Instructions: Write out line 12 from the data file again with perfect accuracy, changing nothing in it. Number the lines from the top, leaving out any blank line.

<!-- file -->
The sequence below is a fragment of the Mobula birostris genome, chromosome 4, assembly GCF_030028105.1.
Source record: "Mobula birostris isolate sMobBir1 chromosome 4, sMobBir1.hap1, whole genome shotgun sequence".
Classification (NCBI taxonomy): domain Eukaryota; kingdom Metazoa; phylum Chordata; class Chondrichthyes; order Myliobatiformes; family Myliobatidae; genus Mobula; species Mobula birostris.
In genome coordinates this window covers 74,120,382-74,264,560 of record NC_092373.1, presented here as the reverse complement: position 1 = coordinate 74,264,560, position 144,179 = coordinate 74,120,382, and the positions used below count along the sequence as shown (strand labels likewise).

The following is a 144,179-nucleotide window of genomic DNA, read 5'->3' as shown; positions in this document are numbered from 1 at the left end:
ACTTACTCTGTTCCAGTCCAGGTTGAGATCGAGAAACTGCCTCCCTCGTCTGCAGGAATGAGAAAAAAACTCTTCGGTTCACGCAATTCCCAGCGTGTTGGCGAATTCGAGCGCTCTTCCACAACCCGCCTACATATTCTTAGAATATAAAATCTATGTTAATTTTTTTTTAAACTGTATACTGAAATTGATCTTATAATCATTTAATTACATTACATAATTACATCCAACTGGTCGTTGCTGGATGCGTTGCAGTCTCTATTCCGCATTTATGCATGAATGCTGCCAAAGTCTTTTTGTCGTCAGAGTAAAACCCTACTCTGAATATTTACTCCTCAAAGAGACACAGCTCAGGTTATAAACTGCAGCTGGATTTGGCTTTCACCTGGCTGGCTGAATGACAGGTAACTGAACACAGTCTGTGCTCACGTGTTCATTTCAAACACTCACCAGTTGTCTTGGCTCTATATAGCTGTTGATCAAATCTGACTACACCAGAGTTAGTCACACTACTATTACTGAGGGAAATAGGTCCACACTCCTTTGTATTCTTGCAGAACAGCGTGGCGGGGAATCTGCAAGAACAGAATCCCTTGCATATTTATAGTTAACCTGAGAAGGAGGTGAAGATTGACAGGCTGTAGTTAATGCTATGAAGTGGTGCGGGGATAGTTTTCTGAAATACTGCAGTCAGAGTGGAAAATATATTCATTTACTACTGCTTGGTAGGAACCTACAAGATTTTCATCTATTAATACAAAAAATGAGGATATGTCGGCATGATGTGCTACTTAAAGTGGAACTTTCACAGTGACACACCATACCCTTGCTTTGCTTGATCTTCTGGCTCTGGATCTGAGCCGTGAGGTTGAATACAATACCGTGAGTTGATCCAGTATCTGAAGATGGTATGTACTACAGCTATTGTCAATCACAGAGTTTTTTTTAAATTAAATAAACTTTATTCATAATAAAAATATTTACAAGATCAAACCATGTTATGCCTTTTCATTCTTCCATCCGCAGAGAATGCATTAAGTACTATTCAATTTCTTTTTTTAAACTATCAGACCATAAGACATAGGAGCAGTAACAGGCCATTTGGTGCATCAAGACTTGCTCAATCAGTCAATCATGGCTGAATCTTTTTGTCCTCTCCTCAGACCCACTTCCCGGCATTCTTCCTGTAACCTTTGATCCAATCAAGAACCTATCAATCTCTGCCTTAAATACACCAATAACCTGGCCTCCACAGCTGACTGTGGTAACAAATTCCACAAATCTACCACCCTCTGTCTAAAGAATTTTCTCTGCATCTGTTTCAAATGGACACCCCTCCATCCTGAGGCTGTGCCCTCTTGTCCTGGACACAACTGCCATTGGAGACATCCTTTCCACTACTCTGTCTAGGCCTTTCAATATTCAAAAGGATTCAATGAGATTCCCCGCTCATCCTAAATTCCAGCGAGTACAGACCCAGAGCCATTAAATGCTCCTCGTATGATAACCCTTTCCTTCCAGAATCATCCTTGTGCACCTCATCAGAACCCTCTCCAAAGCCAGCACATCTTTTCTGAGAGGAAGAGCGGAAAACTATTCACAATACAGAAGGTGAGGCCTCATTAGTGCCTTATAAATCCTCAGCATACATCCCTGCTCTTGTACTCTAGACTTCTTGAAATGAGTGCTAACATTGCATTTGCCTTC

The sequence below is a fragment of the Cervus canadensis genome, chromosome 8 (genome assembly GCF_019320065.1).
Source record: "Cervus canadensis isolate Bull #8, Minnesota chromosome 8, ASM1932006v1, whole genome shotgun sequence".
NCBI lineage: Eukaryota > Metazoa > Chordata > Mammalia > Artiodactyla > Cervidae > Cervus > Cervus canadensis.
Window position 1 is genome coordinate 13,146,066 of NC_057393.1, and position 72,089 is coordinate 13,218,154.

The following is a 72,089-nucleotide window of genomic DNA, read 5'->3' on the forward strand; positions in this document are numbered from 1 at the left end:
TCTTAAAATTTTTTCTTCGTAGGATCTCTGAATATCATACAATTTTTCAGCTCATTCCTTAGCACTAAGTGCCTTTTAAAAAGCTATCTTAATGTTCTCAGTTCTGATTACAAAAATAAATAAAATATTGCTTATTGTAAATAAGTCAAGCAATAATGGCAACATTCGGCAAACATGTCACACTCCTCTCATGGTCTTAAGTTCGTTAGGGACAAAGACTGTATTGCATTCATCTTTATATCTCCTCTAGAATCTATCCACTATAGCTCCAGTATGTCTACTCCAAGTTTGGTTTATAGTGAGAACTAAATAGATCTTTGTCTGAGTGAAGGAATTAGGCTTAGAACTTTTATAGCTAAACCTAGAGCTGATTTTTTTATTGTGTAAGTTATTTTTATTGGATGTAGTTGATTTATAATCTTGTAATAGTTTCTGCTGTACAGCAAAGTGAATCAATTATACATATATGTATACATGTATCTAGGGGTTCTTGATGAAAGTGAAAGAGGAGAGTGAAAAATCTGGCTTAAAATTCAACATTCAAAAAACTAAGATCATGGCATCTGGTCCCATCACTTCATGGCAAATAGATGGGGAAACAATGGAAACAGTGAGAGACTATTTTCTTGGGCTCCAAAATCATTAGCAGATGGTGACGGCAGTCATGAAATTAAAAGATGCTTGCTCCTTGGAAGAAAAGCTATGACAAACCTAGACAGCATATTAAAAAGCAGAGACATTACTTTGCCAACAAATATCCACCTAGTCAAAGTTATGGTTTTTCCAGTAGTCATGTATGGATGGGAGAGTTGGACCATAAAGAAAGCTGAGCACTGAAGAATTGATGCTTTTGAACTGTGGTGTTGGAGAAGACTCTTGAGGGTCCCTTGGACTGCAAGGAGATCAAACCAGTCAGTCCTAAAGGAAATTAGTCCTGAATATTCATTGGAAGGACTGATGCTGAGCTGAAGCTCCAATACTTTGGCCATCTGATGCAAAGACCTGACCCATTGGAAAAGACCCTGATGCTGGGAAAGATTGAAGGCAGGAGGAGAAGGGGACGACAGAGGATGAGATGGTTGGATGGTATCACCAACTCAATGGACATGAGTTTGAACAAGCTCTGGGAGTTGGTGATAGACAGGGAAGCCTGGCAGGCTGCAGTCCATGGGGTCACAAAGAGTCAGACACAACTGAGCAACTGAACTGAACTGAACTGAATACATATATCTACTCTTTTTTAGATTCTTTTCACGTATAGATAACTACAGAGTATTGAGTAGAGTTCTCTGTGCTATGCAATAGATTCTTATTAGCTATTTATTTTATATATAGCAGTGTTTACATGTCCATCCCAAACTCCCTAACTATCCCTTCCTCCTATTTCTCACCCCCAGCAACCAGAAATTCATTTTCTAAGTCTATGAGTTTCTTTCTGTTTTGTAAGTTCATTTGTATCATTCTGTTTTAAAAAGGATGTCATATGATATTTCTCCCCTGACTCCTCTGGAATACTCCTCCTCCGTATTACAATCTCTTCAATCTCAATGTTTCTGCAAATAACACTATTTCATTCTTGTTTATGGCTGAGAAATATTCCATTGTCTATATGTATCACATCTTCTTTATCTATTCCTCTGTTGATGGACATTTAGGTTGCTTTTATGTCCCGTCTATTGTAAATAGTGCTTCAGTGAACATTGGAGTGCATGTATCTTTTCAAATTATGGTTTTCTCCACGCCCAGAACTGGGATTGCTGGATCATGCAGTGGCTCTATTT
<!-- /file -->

TCTTAAAATTTTTTCTTCGTAGGATCTCTGAATATCATACAATTTTTCAGCTCATTCCTTAGCACTAAGTGCCTTTTAAAAAGCTATCTTAATGTTCTCAGTTCTGATTACAAAAATAAATAAAATATTGCTTATTGTAAATAAGTCAAGCAATAATGGCAACATTCGGCAAACATGTCACACTCCTCTCATGGTCTTAAGTTCGTTAGGGACAAAGACTGTATTGCATTCATCTTTATATCTCCTCTAGAATCTATCCACTATAGCTCCAGTATGTCTACTCCAAGTTTGGTTTATAGTGAGAACTAAATAGATCTTTGTCTGAGTGAAGGAATTAGGCTTAGAACTTTTATAGCTAAACCTAGAGCTGATTTTTTTATTGTGTAAGTTATTTTTATTGGATGTAGTTGATTTATAATCTTGTAATAGTTTCTGCTGTACAGCAAAGTGAATCAATTATACATATATGTATACATGTATCTAGGGGTTCTTGATGAAAGTGAAAGAGGAGAGTGAAAAATCTGGCTTAAAATTCAACATTCAAAAAACTAAGATCATGGCATCTGGTCCCATCACTTCATGGCAAATAGATGGGGAAACAATGGAAACAGTGAGAGACTATTTTCTTGGGCTCCAAAATCATTAGCAGATGGTGACGGCAGTCATGAAATTAAAAGATGCTTGCTCCTTGGAAGAAAAGCTATGACAAACCTAGACAGCATATTAAAAAGCAGAGACATTACTTTGCCAACAAATATCCACCTAGTCAAAGTTATGGTTTTTCCAGTAGTCATGTATGGATGGGAGAGTTGGACCATAAAGAAAGCTGAGCACTGAAGAATTGATGCTTTTGAACTGTGGTGTTGGAGAAGACTCTTGAGGGTCCCTTGGACTGCAAGGAGATCAAACCAGTCAGTCCTAAAGGAAATTAGTCCTGAATATTCATTGGAAGGACTGATGCTGAGCTGAAGCTCCAATACTTTGGCCATCTGATGCAAAGACCTGACCCATTGGAAAAGACCCTGATGCTGGGAAAGATTGAAGGCAGGAGGAGAAGGGGACGACAGAGGATGAGATGGTTGGATGGTATCACCAACTCAATGGACATGAGTTTGAACAAGCTCTGGGAGTTGGTGATAGACAGGGAAGCCTGGCAGGCTGCAGTCCATGGGGTCACAAAGAGTCAGACACAACTGAGCAACTGAACTGAACTGAACTGAATACATATATCTACTCTTTTTTAGATTCTTTTCACGTATAGATAACTACAGAGTATTGAGTAGAGTTCTCTGTGCTATGCAATAGATTCTTATTAGCTATTTATTTTATATATAGCAGTGTTTACATGTCCATCCCAAACTCCCTAACTATCCCTTCCTCCTATTTCTCACCCCCAGCAACCAGAAATTCATTTTCTAAGTCTATGAGTTTCTTTCTGTTTTGTAAGTTCATTTGTATCATTCTGTTTTAAAAAGGATGTCATATGATATTTCTCCCCTGACTCCTCTGGAATACTCCTCCTCCGTATTACAATCTCTTCAATCTCAATGTTTCTGCAAATAACACTATTTCATTCTTGTTTATGGCTGAGAAATATTCCATTGTCTATATGTATCACATCTTCTTTATCTATTCCTCTGTTGATGGACATTTAGGTTGCTTTTATGTCCCGTCTATTGTAAATAGTGCTTCAGTGAACATTGGAGTGCATGTATCTTTTCAAATTATGGTTTTCTCCACGCCCAGAACTGGGATTGCTGGATCATGCAGTGGCTCTATTT